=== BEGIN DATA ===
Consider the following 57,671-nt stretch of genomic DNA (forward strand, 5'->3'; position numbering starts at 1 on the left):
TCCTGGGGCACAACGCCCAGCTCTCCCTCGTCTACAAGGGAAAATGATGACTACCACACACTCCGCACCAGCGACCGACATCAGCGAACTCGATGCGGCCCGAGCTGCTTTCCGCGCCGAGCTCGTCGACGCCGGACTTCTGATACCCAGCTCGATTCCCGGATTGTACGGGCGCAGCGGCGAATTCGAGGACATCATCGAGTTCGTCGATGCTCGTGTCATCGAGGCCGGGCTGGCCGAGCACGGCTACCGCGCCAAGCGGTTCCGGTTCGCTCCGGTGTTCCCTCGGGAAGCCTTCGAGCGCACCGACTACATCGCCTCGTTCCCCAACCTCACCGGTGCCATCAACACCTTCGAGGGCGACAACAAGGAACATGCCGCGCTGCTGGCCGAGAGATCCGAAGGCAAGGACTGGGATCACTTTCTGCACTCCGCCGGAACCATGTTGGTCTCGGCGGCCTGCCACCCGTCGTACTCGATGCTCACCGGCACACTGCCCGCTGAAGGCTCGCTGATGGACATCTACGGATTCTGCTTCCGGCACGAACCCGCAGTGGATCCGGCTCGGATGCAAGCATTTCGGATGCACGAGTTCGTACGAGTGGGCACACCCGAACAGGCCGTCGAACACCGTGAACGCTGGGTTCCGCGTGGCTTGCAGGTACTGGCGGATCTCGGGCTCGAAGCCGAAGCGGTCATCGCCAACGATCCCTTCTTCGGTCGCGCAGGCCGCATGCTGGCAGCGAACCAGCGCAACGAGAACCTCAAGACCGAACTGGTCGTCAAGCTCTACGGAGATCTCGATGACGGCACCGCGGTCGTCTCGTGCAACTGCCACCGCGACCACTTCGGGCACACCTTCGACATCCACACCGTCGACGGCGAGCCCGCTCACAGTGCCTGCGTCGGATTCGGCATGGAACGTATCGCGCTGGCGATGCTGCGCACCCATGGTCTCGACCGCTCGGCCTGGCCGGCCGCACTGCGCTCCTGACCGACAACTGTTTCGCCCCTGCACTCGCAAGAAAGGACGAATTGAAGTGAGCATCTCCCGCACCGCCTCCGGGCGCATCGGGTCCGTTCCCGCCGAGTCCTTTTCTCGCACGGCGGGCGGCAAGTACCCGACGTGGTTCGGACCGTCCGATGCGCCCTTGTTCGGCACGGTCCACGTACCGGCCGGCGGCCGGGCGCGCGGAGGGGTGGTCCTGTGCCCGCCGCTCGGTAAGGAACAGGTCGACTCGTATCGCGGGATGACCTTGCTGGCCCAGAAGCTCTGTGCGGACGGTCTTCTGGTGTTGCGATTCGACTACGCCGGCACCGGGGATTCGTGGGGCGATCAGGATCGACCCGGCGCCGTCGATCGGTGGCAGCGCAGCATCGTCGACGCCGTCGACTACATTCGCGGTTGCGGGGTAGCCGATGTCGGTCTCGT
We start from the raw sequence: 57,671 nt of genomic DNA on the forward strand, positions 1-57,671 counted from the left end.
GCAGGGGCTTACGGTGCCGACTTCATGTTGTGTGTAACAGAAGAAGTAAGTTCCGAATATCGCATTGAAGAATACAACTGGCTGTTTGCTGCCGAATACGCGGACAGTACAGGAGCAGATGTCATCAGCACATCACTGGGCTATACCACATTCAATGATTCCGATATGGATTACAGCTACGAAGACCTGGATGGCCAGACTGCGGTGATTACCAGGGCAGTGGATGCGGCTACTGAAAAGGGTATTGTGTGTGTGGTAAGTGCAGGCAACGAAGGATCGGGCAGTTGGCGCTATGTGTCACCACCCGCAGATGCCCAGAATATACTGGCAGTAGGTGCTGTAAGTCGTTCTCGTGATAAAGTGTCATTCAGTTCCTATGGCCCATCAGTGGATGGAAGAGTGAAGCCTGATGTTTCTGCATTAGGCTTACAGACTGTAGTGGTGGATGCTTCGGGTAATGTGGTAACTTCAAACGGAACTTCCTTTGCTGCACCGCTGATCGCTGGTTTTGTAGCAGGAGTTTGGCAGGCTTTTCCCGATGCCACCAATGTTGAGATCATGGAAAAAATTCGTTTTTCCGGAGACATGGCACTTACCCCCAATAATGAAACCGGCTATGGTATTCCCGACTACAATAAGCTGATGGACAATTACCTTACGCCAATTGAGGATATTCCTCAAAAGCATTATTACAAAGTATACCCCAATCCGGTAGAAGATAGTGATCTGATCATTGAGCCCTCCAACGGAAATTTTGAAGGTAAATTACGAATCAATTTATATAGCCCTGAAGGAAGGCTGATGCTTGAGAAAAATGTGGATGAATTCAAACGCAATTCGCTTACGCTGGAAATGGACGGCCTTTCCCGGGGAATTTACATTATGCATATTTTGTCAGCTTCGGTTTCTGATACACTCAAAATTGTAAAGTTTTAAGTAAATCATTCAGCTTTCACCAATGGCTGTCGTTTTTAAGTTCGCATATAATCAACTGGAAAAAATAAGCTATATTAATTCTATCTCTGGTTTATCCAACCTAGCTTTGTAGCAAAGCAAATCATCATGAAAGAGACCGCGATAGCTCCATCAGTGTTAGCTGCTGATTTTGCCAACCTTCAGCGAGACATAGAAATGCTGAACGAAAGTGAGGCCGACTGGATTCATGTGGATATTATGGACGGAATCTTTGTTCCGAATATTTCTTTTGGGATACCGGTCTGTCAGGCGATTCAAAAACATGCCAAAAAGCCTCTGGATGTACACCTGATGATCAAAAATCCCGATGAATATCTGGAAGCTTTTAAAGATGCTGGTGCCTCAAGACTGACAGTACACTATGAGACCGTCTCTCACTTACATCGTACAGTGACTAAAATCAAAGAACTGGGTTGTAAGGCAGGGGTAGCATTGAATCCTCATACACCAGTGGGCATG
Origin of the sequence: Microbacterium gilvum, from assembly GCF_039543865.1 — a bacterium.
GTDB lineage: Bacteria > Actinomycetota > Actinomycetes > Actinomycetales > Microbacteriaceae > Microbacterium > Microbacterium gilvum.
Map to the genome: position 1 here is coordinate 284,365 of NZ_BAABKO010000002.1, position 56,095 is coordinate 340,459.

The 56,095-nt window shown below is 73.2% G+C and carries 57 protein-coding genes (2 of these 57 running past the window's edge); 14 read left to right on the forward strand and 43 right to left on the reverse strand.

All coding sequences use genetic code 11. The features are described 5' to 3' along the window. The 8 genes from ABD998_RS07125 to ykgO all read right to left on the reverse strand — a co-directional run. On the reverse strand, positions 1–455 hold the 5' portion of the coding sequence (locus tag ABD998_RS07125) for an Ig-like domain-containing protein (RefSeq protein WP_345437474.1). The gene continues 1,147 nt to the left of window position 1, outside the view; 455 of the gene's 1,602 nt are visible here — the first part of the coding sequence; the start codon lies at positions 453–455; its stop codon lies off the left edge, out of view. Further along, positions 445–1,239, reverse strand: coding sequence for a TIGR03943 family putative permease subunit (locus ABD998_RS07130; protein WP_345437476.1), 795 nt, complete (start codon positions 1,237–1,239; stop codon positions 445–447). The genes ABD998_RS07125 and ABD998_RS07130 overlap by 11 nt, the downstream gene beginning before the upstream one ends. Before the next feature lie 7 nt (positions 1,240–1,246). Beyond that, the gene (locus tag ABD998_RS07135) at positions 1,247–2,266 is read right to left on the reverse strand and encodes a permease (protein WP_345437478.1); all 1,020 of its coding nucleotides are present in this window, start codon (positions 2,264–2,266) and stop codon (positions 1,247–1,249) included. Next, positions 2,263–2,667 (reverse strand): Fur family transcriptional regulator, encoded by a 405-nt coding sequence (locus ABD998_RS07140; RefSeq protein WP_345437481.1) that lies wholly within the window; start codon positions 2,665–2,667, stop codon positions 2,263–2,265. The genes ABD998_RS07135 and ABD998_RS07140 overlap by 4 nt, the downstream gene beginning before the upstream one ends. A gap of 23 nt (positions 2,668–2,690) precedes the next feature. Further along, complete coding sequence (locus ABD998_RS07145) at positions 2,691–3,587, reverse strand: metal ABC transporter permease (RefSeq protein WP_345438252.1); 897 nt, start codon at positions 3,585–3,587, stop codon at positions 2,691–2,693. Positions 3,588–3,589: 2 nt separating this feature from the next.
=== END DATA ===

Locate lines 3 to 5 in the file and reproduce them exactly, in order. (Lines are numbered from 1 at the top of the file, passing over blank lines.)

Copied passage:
We start from the raw sequence: 57,671 nt of genomic DNA on the forward strand, positions 1-57,671 counted from the left end.
GCAGGGGCTTACGGTGCCGACTTCATGTTGTGTGTAACAGAAGAAGTAAGTTCCGAATATCGCATTGAAGAATACAACTGGCTGTTTGCTGCCGAATACGCGGACAGTACAGGAGCAGATGTCATCAGCACATCACTGGGCTATACCACATTCAATGATTCCGATATGGATTACAGCTACGAAGACCTGGATGGCCAGACTGCGGTGATTACCAGGGCAGTGGATGCGGCTACTGAAAAGGGTATTGTGTGTGTGGTAAGTGCAGGCAACGAAGGATCGGGCAGTTGGCGCTATGTGTCACCACCCGCAGATGCCCAGAATATACTGGCAGTAGGTGCTGTAAGTCGTTCTCGTGATAAAGTGTCATTCAGTTCCTATGGCCCATCAGTGGATGGAAGAGTGAAGCCTGATGTTTCTGCATTAGGCTTACAGACTGTAGTGGTGGATGCTTCGGGTAATGTGGTAACTTCAAACGGAACTTCCTTTGCTGCACCGCTGATCGCTGGTTTTGTAGCAGGAGTTTGGCAGGCTTTTCCCGATGCCACCAATGTTGAGATCATGGAAAAAATTCGTTTTTCCGGAGACATGGCACTTACCCCCAATAATGAAACCGGCTATGGTATTCCCGACTACAATAAGCTGATGGACAATTACCTTACGCCAATTGAGGATATTCCTCAAAAGCATTATTACAAAGTATACCCCAATCCGGTAGAAGATAGTGATCTGATCATTGAGCCCTCCAACGGAAATTTTGAAGGTAAATTACGAATCAATTTATATAGCCCTGAAGGAAGGCTGATGCTTGAGAAAAATGTGGATGAATTCAAACGCAATTCGCTTACGCTGGAAATGGACGGCCTTTCCCGGGGAATTTACATTATGCATATTTTGTCAGCTTCGGTTTCTGATACACTCAAAATTGTAAAGTTTTAAGTAAATCATTCAGCTTTCACCAATGGCTGTCGTTTTTAAGTTCGCATATAATCAACTGGAAAAAATAAGCTATATTAATTCTATCTCTGGTTTATCCAACCTAGCTTTGTAGCAAAGCAAATCATCATGAAAGAGACCGCGATAGCTCCATCAGTGTTAGCTGCTGATTTTGCCAACCTTCAGCGAGACATAGAAATGCTGAACGAAAGTGAGGCCGACTGGATTCATGTGGATATTATGGACGGAATCTTTGTTCCGAATATTTCTTTTGGGATACCGGTCTGTCAGGCGATTCAAAAACATGCCAAAAAGCCTCTGGATGTACACCTGATGATCAAAAATCCCGATGAATATCTGGAAGCTTTTAAAGATGCTGGTGCCTCAAGACTGACAGTACACTATGAGACCGTCTCTCACTTACATCGTACAGTGACTAAAATCAAAGAACTGGGTTGTAAGGCAGGGGTAGCATTGAATCCTCATACACCAGTGGGCATG
Origin of the sequence: Microbacterium gilvum, from assembly GCF_039543865.1 — a bacterium.